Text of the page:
Flood Mitigation and the Alberta Community Resilience Program

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Hello Calgary-Bow,

Spring is nearly here and soon our communities will be gathering for fun outdoor events and annual Community Clean-ups. If you are interested in participating or have some spare time to volunteer, connect with your local community association to find out how.

This month, I want to present you with an update on the community in relation to Flood Mitigation as we are actively working with our partners to present updated information.

Earlier this year, the City of Calgary presented information about their plans to implement community level flood resiliency projects in Bowness. The Ministry of Environment and Parks role in community-led flood resilience projects is to grant funding through the Alberta Community Resilience Program (ACRP). ACRP provides grants to Municipalities, First Nations, Métis Settlements, Improvement Districts, and Special Areas for the design and construction of projects that protect critical municipal infrastructure from flooding and drought and help to ensure public safety is protected.

The Bow River Water Management Project was announced in October of 2015 by the Honourable Minister Shannon Phillips and is jointly chaired by the City of Calgary. This project’s mandate was to provide the government with advice on opportunities to reduce flood damage, improve the reliability of water availability as well as protect the long-term health of the basin for communities like ours. The Bow River Working Group was established as a technical collaboration of water managers and experts and comprised of a wide range of stakeholders that interact with the Bow River watershed.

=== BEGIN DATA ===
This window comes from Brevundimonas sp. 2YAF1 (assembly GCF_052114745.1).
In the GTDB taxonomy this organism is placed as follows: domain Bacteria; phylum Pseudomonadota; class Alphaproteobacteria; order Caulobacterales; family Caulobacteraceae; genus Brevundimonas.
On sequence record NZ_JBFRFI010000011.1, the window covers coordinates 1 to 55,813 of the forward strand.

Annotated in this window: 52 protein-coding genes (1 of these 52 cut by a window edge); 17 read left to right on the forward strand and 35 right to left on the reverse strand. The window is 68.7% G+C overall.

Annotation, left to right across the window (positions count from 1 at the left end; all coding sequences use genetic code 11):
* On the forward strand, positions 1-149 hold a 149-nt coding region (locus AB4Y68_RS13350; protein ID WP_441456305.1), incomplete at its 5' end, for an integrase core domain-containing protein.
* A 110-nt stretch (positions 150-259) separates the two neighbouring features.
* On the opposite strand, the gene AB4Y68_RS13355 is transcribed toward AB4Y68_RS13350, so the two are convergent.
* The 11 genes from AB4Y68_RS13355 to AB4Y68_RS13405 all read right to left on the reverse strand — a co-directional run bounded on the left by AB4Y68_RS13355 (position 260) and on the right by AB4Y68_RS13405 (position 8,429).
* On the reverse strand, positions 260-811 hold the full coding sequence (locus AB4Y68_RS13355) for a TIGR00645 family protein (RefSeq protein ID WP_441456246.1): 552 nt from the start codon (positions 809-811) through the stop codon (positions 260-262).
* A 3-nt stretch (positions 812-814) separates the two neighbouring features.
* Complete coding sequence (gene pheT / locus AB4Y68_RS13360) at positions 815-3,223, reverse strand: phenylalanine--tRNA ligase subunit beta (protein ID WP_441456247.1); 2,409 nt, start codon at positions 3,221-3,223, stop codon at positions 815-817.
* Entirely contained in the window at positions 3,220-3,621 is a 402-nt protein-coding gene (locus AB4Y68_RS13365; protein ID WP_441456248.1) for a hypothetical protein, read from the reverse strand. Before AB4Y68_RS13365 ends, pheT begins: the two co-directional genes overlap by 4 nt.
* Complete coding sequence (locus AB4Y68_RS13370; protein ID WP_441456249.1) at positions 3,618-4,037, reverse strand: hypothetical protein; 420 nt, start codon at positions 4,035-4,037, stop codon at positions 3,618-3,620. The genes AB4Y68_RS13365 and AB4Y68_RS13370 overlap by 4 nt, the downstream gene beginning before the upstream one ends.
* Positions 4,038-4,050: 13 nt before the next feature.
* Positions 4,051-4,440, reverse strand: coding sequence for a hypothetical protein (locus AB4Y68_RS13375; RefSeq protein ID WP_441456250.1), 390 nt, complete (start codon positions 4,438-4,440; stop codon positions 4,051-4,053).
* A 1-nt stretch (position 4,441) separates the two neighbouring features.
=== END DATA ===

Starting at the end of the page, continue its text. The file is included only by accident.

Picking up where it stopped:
The report, ‘Advice to Government on Water Management in the Bow River Basin’, provides advice to the province on the most promising water management schemes for the Bow River Basin. The province has begun to explore some of the recommendations, including building on the current agreement with TransAlta to increase capacity of the Ghost Lake Reservoir, as well as, minor operating and infrastructure projects that could be implemented relatively quickly (if proven feasible), some within one year; some of these measures can help better protect our communities and ensure access to our rivers and surrounding parks safely and for all to enjoy. The Province is also looking at larger infrastructure projects on which feasibility studies could be completed within two years.

The Spring Session of the Alberta Legislature Starts in March until June. Although I will be in Edmonton, Monday – Thursday, representing our community, my office remains open and my staff are available Monday through Thursday, to hear your questions, comments and ideas for a better Alberta. If you plan to be in Edmonton over the next couple of months, inform my office and I would be happy to connect with you at the Alberta Legislature.

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